This vote was on killing an amendment by Judd Gregg, R-N.H., that would have required certification that all new spending in the health care overhaul law be paid for by means other than reducing Medicare funding. The amendment was offered to a bill that would revise a major health care and student loan overhaul law cleared by the House the night before. A bill is “cleared” when one chamber of Congress passes a bill that has already been passed by the other chamber; once a bill is “cleared” it is sent to the president. The law being changed aims to expand the availability of health care coverage for some 31 million Americans that are not currently covered.
Gregg said the health care law pays for some of its health insurance expansion through cutting $520 billion in Medicare-related spending. This occurs principally because the law eliminates a program known as Medicare Advantage. Medicare Advantage is an HMO plan – where a person receives comprehensive health care coverage, but must use a certain pre-approved network of doctors, hospitals and pharmacies. It is slightly more comprehensive than traditional Medicare “fee for service” plans, but also costs more money, which critics say goes to line insurers’ pockets.
“That money is then taken and used to create new entitlements for people who are not seniors and who have, for the most part, not paid into the Medicare trust fund. That is wrong. Medicare is in serious trouble. We should use the Medicare savings in this bill for the purposes of making Medicare more solvent. That is exactly what this amendment does. It keeps Medicare savings in the Medicare trust fund and uses them to make Medicare more solvent,” Gregg said.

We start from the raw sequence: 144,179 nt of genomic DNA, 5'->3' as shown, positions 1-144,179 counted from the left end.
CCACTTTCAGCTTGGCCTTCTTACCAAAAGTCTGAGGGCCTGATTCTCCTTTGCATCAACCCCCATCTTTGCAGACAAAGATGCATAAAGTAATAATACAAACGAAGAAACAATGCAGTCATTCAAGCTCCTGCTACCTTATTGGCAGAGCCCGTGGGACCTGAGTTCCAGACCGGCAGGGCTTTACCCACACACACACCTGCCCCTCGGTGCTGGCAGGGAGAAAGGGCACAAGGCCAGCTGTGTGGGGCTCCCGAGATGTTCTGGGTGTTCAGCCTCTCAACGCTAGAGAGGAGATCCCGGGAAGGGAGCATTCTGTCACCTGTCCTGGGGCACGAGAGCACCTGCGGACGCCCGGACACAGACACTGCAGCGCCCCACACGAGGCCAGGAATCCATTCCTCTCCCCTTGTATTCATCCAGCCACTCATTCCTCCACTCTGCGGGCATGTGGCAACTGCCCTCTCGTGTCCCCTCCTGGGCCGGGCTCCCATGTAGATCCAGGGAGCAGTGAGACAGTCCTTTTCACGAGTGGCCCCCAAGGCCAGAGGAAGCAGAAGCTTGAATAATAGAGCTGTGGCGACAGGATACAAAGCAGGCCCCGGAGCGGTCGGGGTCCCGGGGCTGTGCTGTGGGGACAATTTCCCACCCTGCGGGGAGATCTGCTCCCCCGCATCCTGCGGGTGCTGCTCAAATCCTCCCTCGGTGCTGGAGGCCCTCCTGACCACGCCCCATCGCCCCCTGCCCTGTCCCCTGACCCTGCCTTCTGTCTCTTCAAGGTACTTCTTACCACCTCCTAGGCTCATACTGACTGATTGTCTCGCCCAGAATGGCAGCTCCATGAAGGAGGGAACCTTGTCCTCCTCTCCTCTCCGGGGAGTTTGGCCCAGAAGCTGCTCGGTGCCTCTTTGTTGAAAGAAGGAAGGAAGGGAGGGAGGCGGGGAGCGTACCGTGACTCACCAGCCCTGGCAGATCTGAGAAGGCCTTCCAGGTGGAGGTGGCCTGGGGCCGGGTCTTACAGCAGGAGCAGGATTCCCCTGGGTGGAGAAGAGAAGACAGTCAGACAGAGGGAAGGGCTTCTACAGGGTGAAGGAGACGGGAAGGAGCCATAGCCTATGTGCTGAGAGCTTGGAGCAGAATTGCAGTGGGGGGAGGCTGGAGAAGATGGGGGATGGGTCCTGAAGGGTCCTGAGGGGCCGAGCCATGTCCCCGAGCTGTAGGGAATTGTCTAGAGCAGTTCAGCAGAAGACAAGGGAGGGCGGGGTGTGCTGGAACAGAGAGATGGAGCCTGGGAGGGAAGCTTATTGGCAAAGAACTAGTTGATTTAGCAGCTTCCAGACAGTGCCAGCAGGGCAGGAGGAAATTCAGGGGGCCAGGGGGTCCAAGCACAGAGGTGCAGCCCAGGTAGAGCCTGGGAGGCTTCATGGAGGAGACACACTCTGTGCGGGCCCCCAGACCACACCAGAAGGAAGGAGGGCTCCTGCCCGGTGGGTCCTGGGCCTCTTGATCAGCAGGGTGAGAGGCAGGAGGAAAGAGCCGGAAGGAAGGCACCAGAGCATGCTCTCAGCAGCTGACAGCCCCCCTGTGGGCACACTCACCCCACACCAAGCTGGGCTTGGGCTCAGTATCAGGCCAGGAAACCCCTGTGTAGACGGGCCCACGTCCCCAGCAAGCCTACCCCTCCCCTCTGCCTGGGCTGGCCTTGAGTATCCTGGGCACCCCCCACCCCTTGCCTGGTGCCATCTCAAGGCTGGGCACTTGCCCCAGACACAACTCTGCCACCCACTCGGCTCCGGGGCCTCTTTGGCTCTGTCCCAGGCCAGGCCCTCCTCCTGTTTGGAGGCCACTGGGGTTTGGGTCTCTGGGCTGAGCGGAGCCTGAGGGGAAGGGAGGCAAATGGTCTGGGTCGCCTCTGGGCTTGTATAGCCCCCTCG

Baucus said Gregg’s is a “killer amendment” because it is “designed to prevent spending.”
“That means it will take away tax credits to middle Americans to help them buy insurance. This amendment would take it away. It would kill the assistance to seniors for prescription drugs. It would take that away. It would take away assistance to States. That is why it is a killer amendment,” Baucus said. “I proudly support this bill. Why? This bill reduces insurance costs for working-class and middle-class Americans, expands Medicare prescription drug coverage to more than 3 million seniors, provides immediate tax credits for nearly 4 million small businesses, stops $6 billion in annual government subsidies for banks, and puts money into college grants for students and their families.”
By a vote of 56-42, the motion to kill the amendment was agreed to. All but two Democrats present voted to kill the amendment. Every Republican present voted against killing it. The end result is that the health care reconciliation bill went forward without language that would have required certification that all new spending in the health care overhaul be paid for from sources other than Medicare funding.